Interview with Afghan Human Rights Activist

by Black Alliance for Peace, published June 30, 2022

The views expressed below do not necessarily reflect the positions of the Black Alliance for Peace (or UNAC).

Black Alliance for Peace: Based on your experiences, how would you describe the current situation on the ground in Afghanistan? For instance, how does the refusal by the United States and European allies to lift their sanctions or return stolen assets affect ordinary Afghans?

Obaidullah Baheer: I’ve spent the last two days trying to track down a photo of an Afghan media presenter selling samosas on the streets of Kabul that had gone viral. This is just a snippet of how drastically life has changed for so many in the country. We are trained to view all suffering to look the same, but there are always cultural differences. Because Afghanistan is a male-dominated society, most of the real victims of hunger are sitting at home and away from the public eye. The International Community [IC] and the Taliban seem to be in a staring competition regarding the issue of recognition, which ties into the frozen assets issue. The IC has a list of demands that they want met before they will consider the Taliban a legitimate government, and the Taliban say that they will not meet other demands unless they are seen as a legitimate government. Amidst this political grandstanding, it is the common man who continues to fall deeper into the vicious cycle of poverty. The situation reminds me of a quote about Afghanistan following the Soviet Union’s invasion: “It will take us 20 years to get back to where we were 50 years ago.”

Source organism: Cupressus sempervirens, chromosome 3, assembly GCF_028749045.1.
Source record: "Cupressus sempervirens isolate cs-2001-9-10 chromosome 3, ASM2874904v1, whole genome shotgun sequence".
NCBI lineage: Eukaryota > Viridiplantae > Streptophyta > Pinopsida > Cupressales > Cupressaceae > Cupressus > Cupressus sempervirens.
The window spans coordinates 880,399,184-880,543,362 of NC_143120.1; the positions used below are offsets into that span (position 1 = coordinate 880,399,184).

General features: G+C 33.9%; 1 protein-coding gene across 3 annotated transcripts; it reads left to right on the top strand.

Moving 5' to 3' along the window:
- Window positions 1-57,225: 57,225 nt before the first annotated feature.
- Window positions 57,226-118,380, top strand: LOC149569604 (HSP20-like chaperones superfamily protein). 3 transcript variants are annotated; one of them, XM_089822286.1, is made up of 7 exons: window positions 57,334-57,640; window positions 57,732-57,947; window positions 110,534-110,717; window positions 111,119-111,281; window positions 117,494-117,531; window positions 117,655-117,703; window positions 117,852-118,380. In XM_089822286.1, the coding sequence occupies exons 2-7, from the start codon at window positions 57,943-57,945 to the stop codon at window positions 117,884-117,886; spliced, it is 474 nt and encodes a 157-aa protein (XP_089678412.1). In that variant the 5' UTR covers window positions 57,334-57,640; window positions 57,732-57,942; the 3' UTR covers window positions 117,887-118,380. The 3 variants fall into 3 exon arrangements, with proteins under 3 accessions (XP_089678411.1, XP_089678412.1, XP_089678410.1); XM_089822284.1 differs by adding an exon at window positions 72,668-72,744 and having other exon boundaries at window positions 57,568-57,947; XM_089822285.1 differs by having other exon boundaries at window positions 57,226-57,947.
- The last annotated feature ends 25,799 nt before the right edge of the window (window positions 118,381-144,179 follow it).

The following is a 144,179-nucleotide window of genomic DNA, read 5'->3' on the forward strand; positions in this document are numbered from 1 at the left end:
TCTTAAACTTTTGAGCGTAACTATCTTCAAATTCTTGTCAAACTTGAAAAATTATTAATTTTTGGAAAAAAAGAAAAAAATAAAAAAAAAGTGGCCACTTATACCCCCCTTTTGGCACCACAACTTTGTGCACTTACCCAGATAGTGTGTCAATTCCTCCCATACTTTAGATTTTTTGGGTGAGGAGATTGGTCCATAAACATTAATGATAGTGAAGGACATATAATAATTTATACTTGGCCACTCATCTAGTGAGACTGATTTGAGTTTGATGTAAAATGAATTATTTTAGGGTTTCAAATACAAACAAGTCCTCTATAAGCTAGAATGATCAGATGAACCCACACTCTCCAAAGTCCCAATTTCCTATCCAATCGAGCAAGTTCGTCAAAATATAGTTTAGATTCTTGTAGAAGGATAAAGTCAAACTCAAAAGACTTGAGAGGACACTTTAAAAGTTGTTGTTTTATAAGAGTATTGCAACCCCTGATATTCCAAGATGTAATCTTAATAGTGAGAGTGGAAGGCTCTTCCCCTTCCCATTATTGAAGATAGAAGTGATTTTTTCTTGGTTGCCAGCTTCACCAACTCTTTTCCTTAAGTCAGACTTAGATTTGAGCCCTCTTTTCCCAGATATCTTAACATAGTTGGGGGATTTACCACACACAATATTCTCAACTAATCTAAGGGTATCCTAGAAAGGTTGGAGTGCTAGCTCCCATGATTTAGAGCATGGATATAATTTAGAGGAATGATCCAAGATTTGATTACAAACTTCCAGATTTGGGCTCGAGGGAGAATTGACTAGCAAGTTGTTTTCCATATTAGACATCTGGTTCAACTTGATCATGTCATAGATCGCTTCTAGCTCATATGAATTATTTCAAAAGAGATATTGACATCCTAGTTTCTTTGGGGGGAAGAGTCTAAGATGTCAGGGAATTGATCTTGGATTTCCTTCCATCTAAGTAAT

BAP: What does Western media get wrong about the Taliban?

OB: The Western media is guilty of seeing the world in monochrome and also of its own sensationalist tendencies. The Taliban aren’t an ideal government and neither do they have a great record. However, the world has so many of these governments with records that could easily rank worse than the Taliban in human rights abuses, both in scale and intensity, but they are not necessarily demonized or sanctioned. The economic sanctions imposed on Afghanistan were worse than those imposed on Russia for invading a sovereign state. Afghanistan is struggling to define itself with the rapid succession of changes it has seen over the past four decades. The Taliban are not only an unfortunate political reality, but also represent the disconnect of the larger rural population of the country and its ideals from those of the urban population. The current state could either be another failed attempt at socially engineering the Afghan society by force, or we could stop the violence for once and try to arrive at a synthesis of visions that is bound to evolve with time. There are no short-term ideal outcomes for Afghanistan. There will have to be a painstaking process of organic dialogue that brings forth a sustainable order. It is up to the Taliban whether they will allow for that to happen or risk another fall like that of many regimes before them.

BAP: Can you describe attempts made by the Taliban government to engage diplomatically with neighboring countries to normalize relations? What progress has been made, where have there been setbacks, and what challenges lie ahead?